If you’re interested in alternative medicines, you may have heard of oil pulling as a method to remove bacteria from the mouth and promote oral hygiene. Oil pulling has gained some popularity in recent years because of its alleged dental health benefits and ability to prevent tooth decay. But what is oil pulling, and does it really work? Here’s what our dentists have to say.
What Is Oil Pulling?
Oil pulling is a practice that originated in India and is a part of Ayurvedic medicine, or a way of treating medical conditions in a holistic and natural way. It is said to have been around for the past 3,000 to 5,000 years.
Oil pulling involves swishing a small amount of edible oil around the mouth for a short period of time, similar to how you would use mouthwash. The oil is meant to “pull” harmful bacteria from a person’s teeth, gums, tongue and other areas of the mouth. Although there is not much scientific evidence to support this practice, some people may see benefits from oil pulling.
Why Do People Oil Pull?
The reason people try oil pulling is to remove bacteria from the mouth and toxins from the body. Advocates of oil pulling claim that it is useful for preventing health issues, including cavities, gingivitis and even heart disease. However, studies are limited and have yet to scientifically prove these benefits.
Purported Pros of Oil Pulling
According to some studies, there are several positive effects of oil pulling. Some results showed oil pulling could help kill harmful bacteria in your mouth, including Streptococcus mutans1. By reducing the amount of bacteria in your mouth, you can improve your oral health.
Oil pulling is also said to help treat bad breath. The same concept of removing bacteria from the mouth contributes to this idea. Strong promoters of oil pulling believe it can significantly improve bad breath over time, although there is little evidence to suggest this practice has better results than good oral hygiene alone. In the end, it may help individuals who struggle with bad breath.
There are also those who strongly suggest that oil pulling can reduce gum inflammation and cavities. Again, this is connected to the idea that the oil is able to remove bacteria from the mouth.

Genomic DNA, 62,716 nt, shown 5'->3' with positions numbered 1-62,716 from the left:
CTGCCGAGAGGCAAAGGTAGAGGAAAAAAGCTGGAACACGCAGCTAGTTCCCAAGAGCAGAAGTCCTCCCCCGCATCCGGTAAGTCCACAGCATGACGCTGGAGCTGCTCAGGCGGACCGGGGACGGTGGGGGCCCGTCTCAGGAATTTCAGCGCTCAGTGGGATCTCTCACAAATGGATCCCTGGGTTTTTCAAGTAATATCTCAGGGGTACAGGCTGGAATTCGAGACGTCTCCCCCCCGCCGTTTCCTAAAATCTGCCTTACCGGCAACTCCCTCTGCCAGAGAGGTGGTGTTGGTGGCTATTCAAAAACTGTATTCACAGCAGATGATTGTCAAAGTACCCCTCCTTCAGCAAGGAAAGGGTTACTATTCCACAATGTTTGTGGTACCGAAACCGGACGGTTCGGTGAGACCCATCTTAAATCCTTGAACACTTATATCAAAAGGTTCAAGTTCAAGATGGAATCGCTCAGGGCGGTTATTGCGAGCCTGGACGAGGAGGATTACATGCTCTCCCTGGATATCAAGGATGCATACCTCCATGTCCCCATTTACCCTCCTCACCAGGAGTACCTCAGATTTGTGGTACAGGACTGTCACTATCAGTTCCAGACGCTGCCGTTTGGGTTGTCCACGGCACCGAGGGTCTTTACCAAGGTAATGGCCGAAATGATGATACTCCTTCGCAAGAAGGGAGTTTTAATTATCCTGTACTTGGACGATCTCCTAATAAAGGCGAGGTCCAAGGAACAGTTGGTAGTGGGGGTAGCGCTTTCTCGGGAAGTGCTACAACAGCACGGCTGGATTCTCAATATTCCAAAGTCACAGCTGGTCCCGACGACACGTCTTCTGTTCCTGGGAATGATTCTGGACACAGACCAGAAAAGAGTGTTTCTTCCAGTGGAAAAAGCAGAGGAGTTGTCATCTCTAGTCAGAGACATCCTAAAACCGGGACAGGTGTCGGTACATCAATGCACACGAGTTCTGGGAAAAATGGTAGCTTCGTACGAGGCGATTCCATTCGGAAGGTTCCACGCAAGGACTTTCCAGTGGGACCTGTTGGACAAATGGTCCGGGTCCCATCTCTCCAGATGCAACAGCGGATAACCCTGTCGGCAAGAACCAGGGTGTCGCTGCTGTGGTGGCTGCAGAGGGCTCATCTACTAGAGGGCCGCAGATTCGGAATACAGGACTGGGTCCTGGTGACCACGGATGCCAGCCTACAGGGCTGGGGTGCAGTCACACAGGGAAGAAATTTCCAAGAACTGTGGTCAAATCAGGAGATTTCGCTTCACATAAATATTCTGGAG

Dentist Concerns About Oil Pulling
Because sufficient evidence of the effectiveness of oil pulling is lacking, dental professionals recommend exercising caution when it comes to this practice. Although it isn’t particularly harmful, some people may experience some side effects. Also, it should never replace daily brushing, flossing and other dental hygiene habits that are necessary for a healthy mouth.
Also, if you’ve had any cosmetic dental procedures, including porcelain veneers, implants, crowns or others, you want to be careful when it comes to oil pulling. Depending on what type of oil you use and how often you do it, you may potentially damage your dental work.
Some people are concerned about the dangers of coconut oil pulling, in particular. Unless you swallow oil pulling, it is not likely to cause any ill effects unless you are allergic to the type of oil you are using. If you do accidentally swallow the oil, you may experience an upset stomach, diarrhea or other digestive issues.
How Is Oil Pulling Done?
In order for you to feel the full effects of this practice, supporters of oil pulling recommend you use one tablespoon of oil. The oil goes directly into the mouth and must be swished around vigorously for 15 to 20 minutes, according to Healthline2. After this set amount of time, spit the oil out and rinse your mouth before eating or drinking.
Many people who exercise oil pulling will do it two or three times a day and suggest that it’s best to do it before brushing your teeth.
What Types of Oils Are Used?
Coconut oil is one of the main types of oil that can be used. However, you can also use sesame oil, sunflower oil, lemon oil, clove oil, olive oil and sunflower oil. The best type of oil for you to use is organic, unrefined and cold-pressed. You will also need to use oil that does not have any chemical residues.
The Bottom Line on Oil Pulling
If you decide to try oil pulling to see if you experience any health benefits, remember that research has yet to prove many of its claims. However, it doesn’t hurt to give it a shot. Also, if it helps support a strong oral hygiene routine that includes regular brushing, flossing and bi-annual teeth cleanings, you will ultimately promote a healthier smile.
1 Kaushik M, Reddy P, Sharma R, Udameshi P, Mehra N, Marwaha A. The Effect of Coconut Oil pulling on Streptococcus mutans Count in Saliva in Comparison with Chlorhexidine Mouthwash. National Library of Medicine. Retrieved on December 9, 2020 from https://pubmed.ncbi.nlm.nih.gov/27084861/
2 King, A. 13 April 2018. BAD SCIENCE: Oil pulling. British Dental Journal. Retrieved on November 21, 2020 from https://www.nature.com/articles/sj.bdj.2018.281
3 Healthline. 6 Benefits of Oil Pulling — Plus How to Do It. Retrieved on November 21, 2020 from https://www.healthline.com/health/coconut-oil-pulling-dangers